With the help of a book and the Microsoft QBASIC help files on my 286 PC which I bought second hand for $200, I quickly started writing programs. It was delightfully carefree and my only goal was to create things that were cool or interesting. I had little understanding of the underlying concepts in the code I was writing. …


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Image courtesy of Shutterstock.

Non-coders might be forgiven for not truly understanding what a software developer does exactly — from the outside looking in it probably looks like black magic trickery combined with a scene from The Matrix.

However, after 15 years running software teams, I’m still surprised by how many developers themselves don’t truly understand their role.

“How could this be?” you might ask. After all, a coder’s job is to write code (it’s in the title!).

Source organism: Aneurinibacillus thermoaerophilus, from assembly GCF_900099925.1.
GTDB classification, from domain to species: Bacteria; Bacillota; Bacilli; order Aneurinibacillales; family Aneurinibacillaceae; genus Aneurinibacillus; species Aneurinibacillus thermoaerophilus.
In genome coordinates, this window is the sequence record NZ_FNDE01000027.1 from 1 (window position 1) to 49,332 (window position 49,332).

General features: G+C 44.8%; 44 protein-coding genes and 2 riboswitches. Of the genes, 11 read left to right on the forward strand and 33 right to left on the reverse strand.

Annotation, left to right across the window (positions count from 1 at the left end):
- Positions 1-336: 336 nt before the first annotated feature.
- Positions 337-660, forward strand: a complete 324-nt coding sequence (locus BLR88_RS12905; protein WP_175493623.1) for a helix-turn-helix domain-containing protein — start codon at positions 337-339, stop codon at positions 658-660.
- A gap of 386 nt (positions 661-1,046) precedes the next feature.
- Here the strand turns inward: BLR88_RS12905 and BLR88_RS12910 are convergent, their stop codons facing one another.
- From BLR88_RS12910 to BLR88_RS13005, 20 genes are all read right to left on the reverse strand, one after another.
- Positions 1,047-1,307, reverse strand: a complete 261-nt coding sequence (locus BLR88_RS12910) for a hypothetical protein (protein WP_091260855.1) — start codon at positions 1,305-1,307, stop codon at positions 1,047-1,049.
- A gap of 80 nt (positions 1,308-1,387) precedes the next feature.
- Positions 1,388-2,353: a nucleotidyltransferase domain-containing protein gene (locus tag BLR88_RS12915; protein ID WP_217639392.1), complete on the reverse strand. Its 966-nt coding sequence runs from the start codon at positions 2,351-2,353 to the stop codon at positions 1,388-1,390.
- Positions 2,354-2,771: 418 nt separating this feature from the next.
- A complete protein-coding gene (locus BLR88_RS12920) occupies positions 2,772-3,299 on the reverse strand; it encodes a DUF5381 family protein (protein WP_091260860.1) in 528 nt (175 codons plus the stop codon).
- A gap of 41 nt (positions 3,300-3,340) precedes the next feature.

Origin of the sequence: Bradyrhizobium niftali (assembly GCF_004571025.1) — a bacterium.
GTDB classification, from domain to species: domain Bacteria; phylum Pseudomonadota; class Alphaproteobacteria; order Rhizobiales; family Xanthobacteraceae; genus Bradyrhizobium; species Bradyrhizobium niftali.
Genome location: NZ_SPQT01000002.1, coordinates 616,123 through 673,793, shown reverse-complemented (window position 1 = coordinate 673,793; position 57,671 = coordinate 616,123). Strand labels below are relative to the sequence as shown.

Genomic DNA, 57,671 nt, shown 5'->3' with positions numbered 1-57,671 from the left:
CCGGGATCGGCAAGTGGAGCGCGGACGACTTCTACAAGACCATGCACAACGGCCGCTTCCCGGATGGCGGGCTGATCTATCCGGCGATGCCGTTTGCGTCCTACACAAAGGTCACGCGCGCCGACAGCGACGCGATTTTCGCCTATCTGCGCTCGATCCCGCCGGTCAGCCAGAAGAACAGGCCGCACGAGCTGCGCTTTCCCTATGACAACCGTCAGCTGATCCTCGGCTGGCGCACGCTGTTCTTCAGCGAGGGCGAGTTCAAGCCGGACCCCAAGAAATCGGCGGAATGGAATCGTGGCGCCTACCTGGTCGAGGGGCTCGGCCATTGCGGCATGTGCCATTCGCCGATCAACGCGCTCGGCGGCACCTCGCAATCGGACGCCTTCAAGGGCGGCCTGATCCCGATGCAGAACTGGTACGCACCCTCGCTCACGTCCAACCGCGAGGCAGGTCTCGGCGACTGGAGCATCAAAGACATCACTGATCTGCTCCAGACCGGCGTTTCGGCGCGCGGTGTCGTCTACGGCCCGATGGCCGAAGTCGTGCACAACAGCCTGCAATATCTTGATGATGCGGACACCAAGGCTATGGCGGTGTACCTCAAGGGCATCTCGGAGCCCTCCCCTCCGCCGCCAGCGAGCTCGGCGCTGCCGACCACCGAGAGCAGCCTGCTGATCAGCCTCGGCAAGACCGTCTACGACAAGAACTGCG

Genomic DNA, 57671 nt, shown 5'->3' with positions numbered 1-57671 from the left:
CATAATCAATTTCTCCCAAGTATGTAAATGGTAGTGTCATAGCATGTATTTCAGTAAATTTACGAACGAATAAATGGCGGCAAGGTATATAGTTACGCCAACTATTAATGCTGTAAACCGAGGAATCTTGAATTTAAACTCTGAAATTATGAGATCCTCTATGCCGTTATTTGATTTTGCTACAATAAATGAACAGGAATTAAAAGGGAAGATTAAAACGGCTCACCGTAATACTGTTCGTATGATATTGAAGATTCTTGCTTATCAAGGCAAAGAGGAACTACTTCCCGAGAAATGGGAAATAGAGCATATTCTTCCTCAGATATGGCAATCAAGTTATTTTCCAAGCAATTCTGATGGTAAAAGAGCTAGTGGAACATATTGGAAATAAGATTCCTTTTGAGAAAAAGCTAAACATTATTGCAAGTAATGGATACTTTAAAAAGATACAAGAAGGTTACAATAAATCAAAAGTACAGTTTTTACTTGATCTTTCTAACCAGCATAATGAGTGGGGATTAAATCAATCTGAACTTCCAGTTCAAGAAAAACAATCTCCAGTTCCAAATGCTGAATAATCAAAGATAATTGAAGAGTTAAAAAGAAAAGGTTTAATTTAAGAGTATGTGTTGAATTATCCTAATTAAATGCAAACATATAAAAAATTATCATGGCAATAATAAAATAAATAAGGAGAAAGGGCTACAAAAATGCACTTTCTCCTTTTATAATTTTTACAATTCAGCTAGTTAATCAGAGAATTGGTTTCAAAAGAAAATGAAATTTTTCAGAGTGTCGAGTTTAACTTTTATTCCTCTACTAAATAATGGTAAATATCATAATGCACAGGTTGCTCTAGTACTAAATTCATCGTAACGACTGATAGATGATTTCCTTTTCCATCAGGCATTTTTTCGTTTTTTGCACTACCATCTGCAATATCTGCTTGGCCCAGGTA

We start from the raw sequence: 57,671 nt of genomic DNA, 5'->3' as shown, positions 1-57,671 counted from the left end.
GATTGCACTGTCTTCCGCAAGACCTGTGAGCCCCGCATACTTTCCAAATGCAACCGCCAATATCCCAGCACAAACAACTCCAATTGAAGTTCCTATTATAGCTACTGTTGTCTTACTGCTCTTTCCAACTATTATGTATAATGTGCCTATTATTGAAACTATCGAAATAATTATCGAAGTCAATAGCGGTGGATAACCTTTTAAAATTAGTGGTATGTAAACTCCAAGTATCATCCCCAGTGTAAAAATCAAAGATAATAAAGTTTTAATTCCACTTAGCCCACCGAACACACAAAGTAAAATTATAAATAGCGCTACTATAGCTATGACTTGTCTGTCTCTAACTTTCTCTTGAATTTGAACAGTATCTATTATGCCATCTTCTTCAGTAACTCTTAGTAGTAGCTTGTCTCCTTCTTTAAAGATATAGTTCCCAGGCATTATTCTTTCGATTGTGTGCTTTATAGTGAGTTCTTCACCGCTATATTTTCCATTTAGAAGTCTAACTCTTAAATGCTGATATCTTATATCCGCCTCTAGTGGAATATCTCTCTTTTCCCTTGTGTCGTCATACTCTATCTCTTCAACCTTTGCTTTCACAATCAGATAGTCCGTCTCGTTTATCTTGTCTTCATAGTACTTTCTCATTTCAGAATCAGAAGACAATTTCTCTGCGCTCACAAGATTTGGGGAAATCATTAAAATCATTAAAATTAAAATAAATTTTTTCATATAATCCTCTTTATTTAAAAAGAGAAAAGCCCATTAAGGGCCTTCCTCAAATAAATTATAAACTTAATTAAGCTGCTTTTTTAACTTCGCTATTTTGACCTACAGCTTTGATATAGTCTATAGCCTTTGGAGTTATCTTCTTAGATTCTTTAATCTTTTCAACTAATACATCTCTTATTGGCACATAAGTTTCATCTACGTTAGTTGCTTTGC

Well, let me offer an alternative perspective: a software developer’s role is not actually to write code at all. Code on its own, without a way to interact with it, without context or a clear imperative, is useless. …


If you’re a developer with a job, you’ve probably done a coding test but the take home test isn’t as valuable as you think.

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I remember interviewing with a company in the US (I live in Sydney, Australia) a number of years ago who gave me a coding challenge. As I stumbled through it at some ungodly hour, 5 (yes, FIVE!) other engineers watched me type every line of code as I screencast my work on Google Hangouts. Even for an experienced engineer like myself, this was nerve racking and I absolutely did not perform at my best.